To a degree, the disparity between the ETI’s public profile in food and clothing owes more to the attention its work has gained in the apparel sector, rather than a lack of activity in food. Indeed, the organisation estimates that its food retail members account for just over 60% of the total UK food market, or about 75% of the top ten food retailers. Food companies and retailers represented at the conference included Sainsbury’s, Tesco, Asda, Marks & Spencer, Premier Foods and Chiquita Brands International.

“It’s important to point out that some of our greatest achievements have been with our food members including the work we did with gangmasters,” says Hawkins. “In the absence of legislation we set up a voluntary scheme to help drive up standards but we also lobbied the Government to introduce the [gangmasters] licensing system.”

Hawkins also points to the setting-up of a ground-breaking multi-stakeholder initiative among food producers in South Africa, which began just in the wine industry and has now been extended to the entire agricultural sector, as a major achievement, in addition to raising standards for smallholders.

Nevertheless, she concedes that the headline-grabbing news recently has tended to be in the fashion sector. “It’s definitely true to say that there are some big examples of really exciting and innovative approaches in the fashion industry,” Hawkins says. “Recently there hasn’t been as much of that in the food industry.”

In keeping with ETI’s underlying commitment to being a ‘learning forum’ for companies, the conference was by and large looking forward to future challenges, and the question of how ETI can address consumers directly is one of the key debates for the organisation in the coming few years.

There are a number of key distinctions between something like the Fairtrade movement and ETI in terms of scope and aims. However, one key distinction is that Fairtrade is highly focused on the consumer, whereas ETI is not. The consumer message with Fairtrade is concise and simply communicated. Given the success Fairtrade has had in the food sector in particular in recent years, the degree to which ETI may become a more consumer-facing entity will be one of the keenly debated subjects among its corporate and non-corporate members.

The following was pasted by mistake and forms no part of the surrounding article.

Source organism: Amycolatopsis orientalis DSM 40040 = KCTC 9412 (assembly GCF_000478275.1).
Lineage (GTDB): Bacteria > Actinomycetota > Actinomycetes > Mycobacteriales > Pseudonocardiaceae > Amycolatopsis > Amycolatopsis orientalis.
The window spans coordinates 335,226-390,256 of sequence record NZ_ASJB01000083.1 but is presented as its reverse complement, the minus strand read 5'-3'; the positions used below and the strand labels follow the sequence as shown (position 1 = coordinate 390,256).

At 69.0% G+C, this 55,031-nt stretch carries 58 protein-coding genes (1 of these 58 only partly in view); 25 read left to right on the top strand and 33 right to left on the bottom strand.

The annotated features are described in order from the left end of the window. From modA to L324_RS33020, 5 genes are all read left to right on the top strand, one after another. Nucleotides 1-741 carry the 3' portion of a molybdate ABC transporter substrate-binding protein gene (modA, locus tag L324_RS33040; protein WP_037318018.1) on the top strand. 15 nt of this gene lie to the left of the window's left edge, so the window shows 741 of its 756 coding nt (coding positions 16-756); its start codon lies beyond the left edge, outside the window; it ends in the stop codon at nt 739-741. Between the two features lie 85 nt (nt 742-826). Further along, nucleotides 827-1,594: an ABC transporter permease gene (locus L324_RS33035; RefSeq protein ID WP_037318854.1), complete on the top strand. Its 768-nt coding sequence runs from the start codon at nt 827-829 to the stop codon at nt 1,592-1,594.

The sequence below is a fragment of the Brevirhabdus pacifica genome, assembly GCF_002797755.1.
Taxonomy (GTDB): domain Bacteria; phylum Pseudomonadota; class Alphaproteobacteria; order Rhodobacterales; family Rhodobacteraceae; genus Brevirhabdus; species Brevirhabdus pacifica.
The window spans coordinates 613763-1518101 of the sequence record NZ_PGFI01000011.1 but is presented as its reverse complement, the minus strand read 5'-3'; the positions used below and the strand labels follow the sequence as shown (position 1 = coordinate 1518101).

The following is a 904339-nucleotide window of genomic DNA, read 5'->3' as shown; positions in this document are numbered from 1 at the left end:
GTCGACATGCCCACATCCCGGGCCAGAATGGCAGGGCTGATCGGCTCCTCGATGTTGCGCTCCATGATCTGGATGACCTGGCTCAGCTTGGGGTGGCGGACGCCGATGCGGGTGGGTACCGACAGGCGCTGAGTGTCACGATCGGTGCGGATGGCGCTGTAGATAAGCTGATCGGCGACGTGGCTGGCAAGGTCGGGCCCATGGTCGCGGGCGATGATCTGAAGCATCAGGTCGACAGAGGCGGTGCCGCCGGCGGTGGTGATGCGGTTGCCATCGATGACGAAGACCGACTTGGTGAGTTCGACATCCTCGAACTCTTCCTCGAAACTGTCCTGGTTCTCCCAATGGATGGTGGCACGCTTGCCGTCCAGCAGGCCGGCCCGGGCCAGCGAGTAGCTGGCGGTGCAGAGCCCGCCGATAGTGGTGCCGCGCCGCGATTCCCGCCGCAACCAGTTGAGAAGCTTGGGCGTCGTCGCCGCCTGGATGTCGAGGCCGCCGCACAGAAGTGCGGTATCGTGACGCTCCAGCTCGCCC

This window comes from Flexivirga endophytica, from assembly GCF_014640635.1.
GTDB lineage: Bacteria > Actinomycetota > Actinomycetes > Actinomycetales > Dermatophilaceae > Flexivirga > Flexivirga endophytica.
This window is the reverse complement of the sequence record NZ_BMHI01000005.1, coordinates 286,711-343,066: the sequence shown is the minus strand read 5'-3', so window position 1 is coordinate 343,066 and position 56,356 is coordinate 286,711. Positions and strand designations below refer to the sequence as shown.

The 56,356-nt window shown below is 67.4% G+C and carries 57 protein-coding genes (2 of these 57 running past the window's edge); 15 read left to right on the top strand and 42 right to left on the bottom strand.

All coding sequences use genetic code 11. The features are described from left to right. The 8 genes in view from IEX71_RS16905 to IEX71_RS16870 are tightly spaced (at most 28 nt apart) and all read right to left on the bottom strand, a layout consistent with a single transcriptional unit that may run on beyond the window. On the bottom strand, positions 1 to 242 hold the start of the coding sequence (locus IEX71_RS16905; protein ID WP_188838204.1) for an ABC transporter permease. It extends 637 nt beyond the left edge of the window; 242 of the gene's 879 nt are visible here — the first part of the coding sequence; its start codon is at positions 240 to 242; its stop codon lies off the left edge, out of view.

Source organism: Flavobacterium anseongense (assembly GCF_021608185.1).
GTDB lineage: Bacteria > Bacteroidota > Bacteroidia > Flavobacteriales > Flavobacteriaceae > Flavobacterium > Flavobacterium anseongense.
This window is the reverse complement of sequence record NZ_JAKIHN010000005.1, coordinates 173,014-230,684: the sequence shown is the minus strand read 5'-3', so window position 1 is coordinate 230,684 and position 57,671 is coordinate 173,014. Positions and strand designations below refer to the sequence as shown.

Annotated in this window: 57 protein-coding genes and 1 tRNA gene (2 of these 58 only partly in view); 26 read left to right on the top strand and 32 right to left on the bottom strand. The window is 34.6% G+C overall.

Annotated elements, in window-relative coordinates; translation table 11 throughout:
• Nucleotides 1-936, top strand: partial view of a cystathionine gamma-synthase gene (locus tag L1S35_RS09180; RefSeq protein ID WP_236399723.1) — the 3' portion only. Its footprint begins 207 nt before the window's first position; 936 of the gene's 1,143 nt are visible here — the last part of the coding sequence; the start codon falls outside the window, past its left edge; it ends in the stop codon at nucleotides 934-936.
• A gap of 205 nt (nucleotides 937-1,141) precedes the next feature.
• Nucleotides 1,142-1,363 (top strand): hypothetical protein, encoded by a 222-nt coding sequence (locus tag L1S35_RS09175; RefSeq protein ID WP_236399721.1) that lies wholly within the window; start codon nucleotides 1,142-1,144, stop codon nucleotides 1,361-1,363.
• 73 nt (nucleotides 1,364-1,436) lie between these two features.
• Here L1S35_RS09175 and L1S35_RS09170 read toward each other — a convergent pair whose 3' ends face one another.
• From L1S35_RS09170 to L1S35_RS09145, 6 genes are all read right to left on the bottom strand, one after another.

While ETI has stated that it does not believe trying to develop an ETI ethical mark for products is viable or desirable, the organisation has said it aims to raise its consumer profile as it moves into its second decade. An example of this is its new ‘Be an ethical pest’ campaign which urges consumers to take retailers to task over the ethical credentials of the products they are selling.

This new direction was endorsed at the conference by Gareth Thomas, Minister for Trade and Development. “Despite the economic downturn, sales are rising in ethical goods as are consumer concerns,” Thomas told the conference. “The public are obviously committed to the idea of helping developing countries through their weekly shopping but there’s not enough information out there to help people shop ethically.”